Archive for the ‘Christchurch shooting’ Category

White House refuses to sign international statement on online extremism

May 15th, 2019
White House refuses to sign international statement on online extremism

(credit: Matt Wade)

The Trump administration will not sign an international pledge by governments and online services to combat extremist content online. The Christchurch Call is named after the New Zealand city where a terrorist livestreamed the shooting deaths of 50 Muslims in March.

The statement is being formally released today as part of an international summit in Paris. It will bear the signatures of more than a dozen nations, including Australia, Canada, France, Germany, Japan, New Zealand, and the United Kingdom. Leading technology companies, including Facebook, Google, Microsoft, and Twitter, have also signed on. But not the US government.

"The United States stands with the international community in condemning terrorist and violent extremist content online in the strongest terms," the White House said in an emailed statement Wednesday. The US government says it will "continue to support the overall goals reflected in the Call," however, it is "not currently in a position to join the endorsement."

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NZ declares massacre video “objectionable,” arrests people who shared it

March 20th, 2019
CHRISTCHURCH, NEW ZEALAND - MARCH 18: Youngsters perform a Haka during a students vigil near Al Noor mosque on March 18, 2019 in Christchurch, New Zealand.

Enlarge / CHRISTCHURCH, NEW ZEALAND - MARCH 18: Youngsters perform a Haka during a students vigil near Al Noor mosque on March 18, 2019 in Christchurch, New Zealand. (credit: Carl Court | Getty Images)

The United States is unusual in offering near-absolute protection for free speech under the First Amendment. Most other countries—even liberal democracies—have more extensive systems of online and offline censorship. That difference has been on display this week as New Zealand authorities have begun prosecuting people for sharing copies of last week's white supremacist mass shooting in Christchurch and for posting hate speech in the wake of the attack.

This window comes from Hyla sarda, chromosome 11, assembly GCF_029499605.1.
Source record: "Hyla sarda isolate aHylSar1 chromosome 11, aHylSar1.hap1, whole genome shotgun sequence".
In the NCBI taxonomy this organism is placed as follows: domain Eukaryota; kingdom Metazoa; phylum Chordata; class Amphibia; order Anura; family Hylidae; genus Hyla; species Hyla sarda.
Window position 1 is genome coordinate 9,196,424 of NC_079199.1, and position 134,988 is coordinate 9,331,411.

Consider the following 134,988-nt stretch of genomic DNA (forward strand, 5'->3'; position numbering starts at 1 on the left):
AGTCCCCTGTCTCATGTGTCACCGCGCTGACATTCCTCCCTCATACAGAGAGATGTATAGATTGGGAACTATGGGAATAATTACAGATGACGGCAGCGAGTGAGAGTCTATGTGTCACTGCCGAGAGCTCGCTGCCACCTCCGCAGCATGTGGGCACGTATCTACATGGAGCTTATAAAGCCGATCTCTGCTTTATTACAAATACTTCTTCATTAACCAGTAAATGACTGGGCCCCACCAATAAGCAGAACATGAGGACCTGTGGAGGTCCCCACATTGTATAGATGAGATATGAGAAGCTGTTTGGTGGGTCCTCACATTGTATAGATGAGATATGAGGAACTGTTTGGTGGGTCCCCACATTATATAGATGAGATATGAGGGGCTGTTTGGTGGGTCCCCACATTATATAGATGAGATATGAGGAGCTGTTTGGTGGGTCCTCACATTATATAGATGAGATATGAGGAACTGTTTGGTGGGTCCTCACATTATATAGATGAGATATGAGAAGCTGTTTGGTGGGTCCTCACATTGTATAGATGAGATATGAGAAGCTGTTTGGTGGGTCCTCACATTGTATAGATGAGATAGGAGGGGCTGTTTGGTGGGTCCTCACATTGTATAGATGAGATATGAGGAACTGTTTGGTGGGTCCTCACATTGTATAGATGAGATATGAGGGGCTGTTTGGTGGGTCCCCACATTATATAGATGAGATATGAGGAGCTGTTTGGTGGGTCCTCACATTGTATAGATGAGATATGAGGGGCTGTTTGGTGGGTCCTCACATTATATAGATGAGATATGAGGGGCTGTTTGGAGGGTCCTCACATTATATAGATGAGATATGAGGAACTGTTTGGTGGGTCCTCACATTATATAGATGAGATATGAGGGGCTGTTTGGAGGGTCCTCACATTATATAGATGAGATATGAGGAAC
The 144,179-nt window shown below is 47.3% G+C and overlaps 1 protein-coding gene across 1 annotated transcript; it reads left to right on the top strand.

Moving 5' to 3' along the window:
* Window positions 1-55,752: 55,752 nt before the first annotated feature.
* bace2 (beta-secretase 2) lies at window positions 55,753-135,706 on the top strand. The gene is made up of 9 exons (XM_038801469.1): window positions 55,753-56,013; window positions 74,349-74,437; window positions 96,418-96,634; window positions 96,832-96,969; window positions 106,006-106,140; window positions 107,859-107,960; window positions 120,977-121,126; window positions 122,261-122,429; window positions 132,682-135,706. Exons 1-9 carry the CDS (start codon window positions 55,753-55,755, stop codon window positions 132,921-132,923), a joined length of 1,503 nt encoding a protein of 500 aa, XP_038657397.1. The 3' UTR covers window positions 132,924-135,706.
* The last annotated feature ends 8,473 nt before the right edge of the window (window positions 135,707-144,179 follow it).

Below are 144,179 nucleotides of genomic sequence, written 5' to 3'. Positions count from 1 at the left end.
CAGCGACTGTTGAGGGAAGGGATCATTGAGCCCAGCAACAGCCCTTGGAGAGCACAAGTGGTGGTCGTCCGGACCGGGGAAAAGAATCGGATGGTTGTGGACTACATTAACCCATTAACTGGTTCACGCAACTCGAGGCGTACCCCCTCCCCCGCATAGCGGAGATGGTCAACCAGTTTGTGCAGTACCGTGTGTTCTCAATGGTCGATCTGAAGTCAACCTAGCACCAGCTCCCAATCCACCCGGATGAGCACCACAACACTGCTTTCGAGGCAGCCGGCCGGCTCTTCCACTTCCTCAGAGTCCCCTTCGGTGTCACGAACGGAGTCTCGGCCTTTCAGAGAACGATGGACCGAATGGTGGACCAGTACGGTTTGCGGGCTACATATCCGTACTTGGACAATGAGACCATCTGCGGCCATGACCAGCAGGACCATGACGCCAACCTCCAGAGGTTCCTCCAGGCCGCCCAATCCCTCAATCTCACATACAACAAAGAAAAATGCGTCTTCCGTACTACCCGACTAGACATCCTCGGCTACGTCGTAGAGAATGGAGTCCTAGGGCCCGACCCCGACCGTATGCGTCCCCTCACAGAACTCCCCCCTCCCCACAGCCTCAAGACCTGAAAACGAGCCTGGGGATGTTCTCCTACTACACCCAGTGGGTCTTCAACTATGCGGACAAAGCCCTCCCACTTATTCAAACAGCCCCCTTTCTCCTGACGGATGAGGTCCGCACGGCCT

New Zealand Chief Censor David Shanks has determined that the 17-minute video livestreamed during the Christchurch shooting is objectionable under New Zealand law. "It is a record of a terrorist atrocity, specifically produced for the purpose of promoting a hateful terrorist agenda," a press release from New Zealand's Office of Film and Literature Classification states.

Distributing objectionable materials online comes with stiff legal penalties. One man—the 44-year-old owner of an insulation company with alleged neo-Nazi sympathies—has been arrested and charged with two counts of distributing objectionable materials in violation of New Zealand's Films, Videos, and Publications Classification Act. He is being held without bail and could be sentenced to as much as 14 years in prison for each offense.

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Facebook: No one reported NZ shooting video during 17-minute livestream

March 19th, 2019
People look on as men pray in a park near Al Noor mosque after a terrorist killed 50 people.

Enlarge / CHRISTCHURCH, NEW ZEALAND—MARCH 19: People look on as men pray in a park near Al Noor mosque after a terrorist attack that killed 50 people. (credit: Getty Images | Carl Court)

Facebook says a livestream of last week's New Zealand mass shooting was viewed fewer than 200 times during its live broadcast and that nobody reported the video to Facebook while the livestream was ongoing.

"The first user report on the original video came in 29 minutes after the video started, and 12 minutes after the live broadcast ended," Facebook VP and Deputy General Counsel Chris Sonderby wrote in an update posted yesterday.

Ultimately, the original Facebook Live video of the terrorist attack "was viewed about 4,000 times in total before being removed from Facebook," the company said. Video of the attack was uploaded many times after the original was removed, and a few hundred thousand videos were viewable on Facebook before being taken down.

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Social media sites struggle to contain video of New Zealand shooting

March 15th, 2019
The shooter had a collection of guns in his car before he entered the mosque.

Enlarge / The shooter had a collection of guns in his car before he entered the mosque.

A white nationalist who murdered an estimated 49 Muslims in Christchurch, New Zealand, on Friday livestreamed a portion of his gruesome crime on Facebook, sending social media companies scrambling to contain the spread of the video.

Major social media platforms, including Facebook, YouTube, and Twitter, have terms of service prohibiting graphically violent videos. Officials worry that wide distribution of such videos boosts the profile of mass shooters and could inspire copycats. It can also be painful for victims' families.

"Our hearts are broken over today’s terrible tragedy in New Zealand," YouTube tweeted. "Please know we are working vigilantly to remove any violent footage."

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